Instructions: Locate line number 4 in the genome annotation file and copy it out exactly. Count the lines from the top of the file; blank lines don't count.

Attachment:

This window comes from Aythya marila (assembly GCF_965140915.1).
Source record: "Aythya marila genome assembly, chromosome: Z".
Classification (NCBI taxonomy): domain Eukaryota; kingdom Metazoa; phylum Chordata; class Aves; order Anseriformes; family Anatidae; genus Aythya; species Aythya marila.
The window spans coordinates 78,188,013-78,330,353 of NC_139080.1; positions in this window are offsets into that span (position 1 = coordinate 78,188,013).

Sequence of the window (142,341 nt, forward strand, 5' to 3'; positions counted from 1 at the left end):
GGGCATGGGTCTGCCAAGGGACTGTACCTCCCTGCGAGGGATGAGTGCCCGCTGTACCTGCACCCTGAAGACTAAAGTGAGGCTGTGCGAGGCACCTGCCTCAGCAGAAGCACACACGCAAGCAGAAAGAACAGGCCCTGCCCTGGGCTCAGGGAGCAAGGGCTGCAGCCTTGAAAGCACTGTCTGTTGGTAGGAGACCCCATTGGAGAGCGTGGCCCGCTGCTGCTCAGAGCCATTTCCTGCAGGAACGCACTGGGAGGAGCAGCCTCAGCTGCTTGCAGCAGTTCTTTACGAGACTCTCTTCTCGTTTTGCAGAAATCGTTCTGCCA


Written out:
The window spans coordinates 78,188,013-78,330,353 of NC_139080.1; positions in this window are offsets into that span (position 1 = coordinate 78,188,013).